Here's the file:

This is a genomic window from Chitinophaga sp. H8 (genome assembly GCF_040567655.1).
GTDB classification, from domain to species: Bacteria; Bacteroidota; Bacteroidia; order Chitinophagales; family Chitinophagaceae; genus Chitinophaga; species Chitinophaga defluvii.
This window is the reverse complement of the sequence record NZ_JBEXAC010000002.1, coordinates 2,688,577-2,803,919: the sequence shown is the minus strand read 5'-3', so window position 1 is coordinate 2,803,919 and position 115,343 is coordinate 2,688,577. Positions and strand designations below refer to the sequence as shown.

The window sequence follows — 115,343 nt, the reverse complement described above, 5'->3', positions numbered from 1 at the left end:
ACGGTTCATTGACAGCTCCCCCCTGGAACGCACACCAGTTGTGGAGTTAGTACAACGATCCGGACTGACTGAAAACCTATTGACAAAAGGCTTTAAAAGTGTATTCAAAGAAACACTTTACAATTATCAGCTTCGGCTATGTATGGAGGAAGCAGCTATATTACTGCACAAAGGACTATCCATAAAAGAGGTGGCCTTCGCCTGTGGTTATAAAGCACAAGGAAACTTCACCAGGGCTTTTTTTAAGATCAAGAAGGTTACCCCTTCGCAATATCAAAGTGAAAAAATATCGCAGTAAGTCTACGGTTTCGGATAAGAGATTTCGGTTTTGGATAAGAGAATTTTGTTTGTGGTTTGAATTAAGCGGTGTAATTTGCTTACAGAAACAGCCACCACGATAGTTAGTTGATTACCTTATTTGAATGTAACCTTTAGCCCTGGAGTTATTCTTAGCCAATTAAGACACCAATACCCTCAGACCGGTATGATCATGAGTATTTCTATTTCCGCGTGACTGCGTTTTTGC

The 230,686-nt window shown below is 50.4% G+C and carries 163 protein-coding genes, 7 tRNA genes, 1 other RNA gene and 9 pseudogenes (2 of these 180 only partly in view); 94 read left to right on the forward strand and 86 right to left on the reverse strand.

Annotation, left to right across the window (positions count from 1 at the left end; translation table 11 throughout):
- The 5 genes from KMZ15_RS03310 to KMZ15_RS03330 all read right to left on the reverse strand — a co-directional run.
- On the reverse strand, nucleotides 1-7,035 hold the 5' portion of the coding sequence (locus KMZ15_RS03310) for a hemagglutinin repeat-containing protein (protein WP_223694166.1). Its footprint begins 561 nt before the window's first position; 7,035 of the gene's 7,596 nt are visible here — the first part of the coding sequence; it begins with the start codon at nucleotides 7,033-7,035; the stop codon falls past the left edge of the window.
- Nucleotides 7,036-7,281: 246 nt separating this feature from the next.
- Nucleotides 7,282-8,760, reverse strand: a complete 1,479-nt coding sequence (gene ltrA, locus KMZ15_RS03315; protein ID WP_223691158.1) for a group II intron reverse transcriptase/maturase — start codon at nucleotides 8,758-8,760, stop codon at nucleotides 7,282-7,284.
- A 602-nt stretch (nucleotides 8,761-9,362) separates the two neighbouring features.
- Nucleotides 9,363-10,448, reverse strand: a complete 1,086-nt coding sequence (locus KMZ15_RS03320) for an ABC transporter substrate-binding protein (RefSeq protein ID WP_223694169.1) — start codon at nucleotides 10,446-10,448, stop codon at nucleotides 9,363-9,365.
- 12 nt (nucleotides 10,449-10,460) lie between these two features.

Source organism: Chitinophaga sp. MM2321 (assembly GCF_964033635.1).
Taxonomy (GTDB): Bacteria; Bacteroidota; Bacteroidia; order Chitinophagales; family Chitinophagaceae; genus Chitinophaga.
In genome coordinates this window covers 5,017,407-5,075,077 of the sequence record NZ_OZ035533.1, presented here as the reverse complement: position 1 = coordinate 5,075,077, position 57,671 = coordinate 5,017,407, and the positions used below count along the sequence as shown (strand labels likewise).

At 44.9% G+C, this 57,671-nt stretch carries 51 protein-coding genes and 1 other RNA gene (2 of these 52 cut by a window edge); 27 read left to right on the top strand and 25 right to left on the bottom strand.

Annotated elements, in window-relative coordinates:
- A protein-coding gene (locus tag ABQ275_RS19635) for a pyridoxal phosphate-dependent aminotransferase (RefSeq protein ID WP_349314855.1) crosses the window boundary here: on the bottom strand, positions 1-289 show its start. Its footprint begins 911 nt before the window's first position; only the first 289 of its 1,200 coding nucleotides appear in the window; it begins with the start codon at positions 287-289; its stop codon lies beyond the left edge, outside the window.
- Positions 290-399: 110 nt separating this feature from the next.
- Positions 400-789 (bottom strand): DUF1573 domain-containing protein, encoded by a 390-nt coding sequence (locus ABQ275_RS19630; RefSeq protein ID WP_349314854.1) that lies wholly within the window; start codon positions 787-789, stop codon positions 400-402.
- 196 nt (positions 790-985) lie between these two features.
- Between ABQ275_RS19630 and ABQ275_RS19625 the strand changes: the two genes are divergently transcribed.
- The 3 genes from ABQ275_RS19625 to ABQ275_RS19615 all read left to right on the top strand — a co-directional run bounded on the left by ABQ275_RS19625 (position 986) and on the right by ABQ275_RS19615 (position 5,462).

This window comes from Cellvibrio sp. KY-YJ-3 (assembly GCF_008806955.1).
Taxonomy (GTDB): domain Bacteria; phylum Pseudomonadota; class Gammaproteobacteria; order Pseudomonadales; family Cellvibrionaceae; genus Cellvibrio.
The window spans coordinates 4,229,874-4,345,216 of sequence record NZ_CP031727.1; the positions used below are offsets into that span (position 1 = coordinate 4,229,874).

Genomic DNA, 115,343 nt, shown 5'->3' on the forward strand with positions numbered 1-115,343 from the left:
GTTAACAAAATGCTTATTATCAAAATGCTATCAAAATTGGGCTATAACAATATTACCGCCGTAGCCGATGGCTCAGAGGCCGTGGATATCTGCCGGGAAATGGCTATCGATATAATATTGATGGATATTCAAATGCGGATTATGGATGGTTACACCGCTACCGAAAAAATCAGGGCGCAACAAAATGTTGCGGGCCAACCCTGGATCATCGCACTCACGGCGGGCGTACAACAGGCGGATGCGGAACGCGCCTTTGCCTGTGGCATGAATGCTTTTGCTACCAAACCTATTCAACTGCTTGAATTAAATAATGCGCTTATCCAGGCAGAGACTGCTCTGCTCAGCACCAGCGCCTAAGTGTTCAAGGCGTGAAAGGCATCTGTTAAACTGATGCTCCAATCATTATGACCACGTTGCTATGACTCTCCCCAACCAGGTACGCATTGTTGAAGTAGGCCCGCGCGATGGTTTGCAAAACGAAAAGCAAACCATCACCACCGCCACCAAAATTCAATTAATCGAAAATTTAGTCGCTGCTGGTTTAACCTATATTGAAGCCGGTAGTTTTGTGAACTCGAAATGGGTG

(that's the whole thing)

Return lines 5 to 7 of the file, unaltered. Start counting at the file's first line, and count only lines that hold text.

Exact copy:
ACGGTTCATTGACAGCTCCCCCCTGGAACGCACACCAGTTGTGGAGTTAGTACAACGATCCGGACTGACTGAAAACCTATTGACAAAAGGCTTTAAAAGTGTATTCAAAGAAACACTTTACAATTATCAGCTTCGGCTATGTATGGAGGAAGCAGCTATATTACTGCACAAAGGACTATCCATAAAAGAGGTGGCCTTCGCCTGTGGTTATAAAGCACAAGGAAACTTCACCAGGGCTTTTTTTAAGATCAAGAAGGTTACCCCTTCGCAATATCAAAGTGAAAAAATATCGCAGTAAGTCTACGGTTTCGGATAAGAGATTTCGGTTTTGGATAAGAGAATTTTGTTTGTGGTTTGAATTAAGCGGTGTAATTTGCTTACAGAAACAGCCACCACGATAGTTAGTTGATTACCTTATTTGAATGTAACCTTTAGCCCTGGAGTTATTCTTAGCCAATTAAGACACCAATACCCTCAGACCGGTATGATCATGAGTATTTCTATTTCCGCGTGACTGCGTTTTTGC

The 230,686-nt window shown below is 50.4% G+C and carries 163 protein-coding genes, 7 tRNA genes, 1 other RNA gene and 9 pseudogenes (2 of these 180 only partly in view); 94 read left to right on the forward strand and 86 right to left on the reverse strand.

Annotation, left to right across the window (positions count from 1 at the left end; translation table 11 throughout):